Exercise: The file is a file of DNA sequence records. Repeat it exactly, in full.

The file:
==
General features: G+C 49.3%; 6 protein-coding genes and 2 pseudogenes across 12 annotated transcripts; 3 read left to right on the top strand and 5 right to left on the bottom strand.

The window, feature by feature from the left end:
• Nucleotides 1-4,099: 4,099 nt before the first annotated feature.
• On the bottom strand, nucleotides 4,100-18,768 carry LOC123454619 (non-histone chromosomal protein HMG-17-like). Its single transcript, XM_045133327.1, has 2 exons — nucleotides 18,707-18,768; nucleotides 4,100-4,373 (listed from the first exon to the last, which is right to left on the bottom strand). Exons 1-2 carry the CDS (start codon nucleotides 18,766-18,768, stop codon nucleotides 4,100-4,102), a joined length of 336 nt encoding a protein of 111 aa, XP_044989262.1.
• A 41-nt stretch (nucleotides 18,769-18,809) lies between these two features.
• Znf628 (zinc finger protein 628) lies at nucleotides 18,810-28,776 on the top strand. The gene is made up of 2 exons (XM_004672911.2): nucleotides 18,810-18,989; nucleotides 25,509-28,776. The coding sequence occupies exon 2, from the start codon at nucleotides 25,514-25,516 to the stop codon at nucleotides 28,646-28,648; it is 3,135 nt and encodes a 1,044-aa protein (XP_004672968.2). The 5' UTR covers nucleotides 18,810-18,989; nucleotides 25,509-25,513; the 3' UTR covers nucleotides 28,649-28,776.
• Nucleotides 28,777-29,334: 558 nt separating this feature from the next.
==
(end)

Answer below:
General features: G+C 49.3%; 6 protein-coding genes and 2 pseudogenes across 12 annotated transcripts; 3 read left to right on the top strand and 5 right to left on the bottom strand.

The window, feature by feature from the left end:
• Nucleotides 1-4,099: 4,099 nt before the first annotated feature.
• On the bottom strand, nucleotides 4,100-18,768 carry LOC123454619 (non-histone chromosomal protein HMG-17-like). Its single transcript, XM_045133327.1, has 2 exons — nucleotides 18,707-18,768; nucleotides 4,100-4,373 (listed from the first exon to the last, which is right to left on the bottom strand). Exons 1-2 carry the CDS (start codon nucleotides 18,766-18,768, stop codon nucleotides 4,100-4,102), a joined length of 336 nt encoding a protein of 111 aa, XP_044989262.1.
• A 41-nt stretch (nucleotides 18,769-18,809) lies between these two features.
• Znf628 (zinc finger protein 628) lies at nucleotides 18,810-28,776 on the top strand. The gene is made up of 2 exons (XM_004672911.2): nucleotides 18,810-18,989; nucleotides 25,509-28,776. The coding sequence occupies exon 2, from the start codon at nucleotides 25,514-25,516 to the stop codon at nucleotides 28,646-28,648; it is 3,135 nt and encodes a 1,044-aa protein (XP_004672968.2). The 5' UTR covers nucleotides 18,810-18,989; nucleotides 25,509-25,513; the 3' UTR covers nucleotides 28,649-28,776.
• Nucleotides 28,777-29,334: 558 nt separating this feature from the next.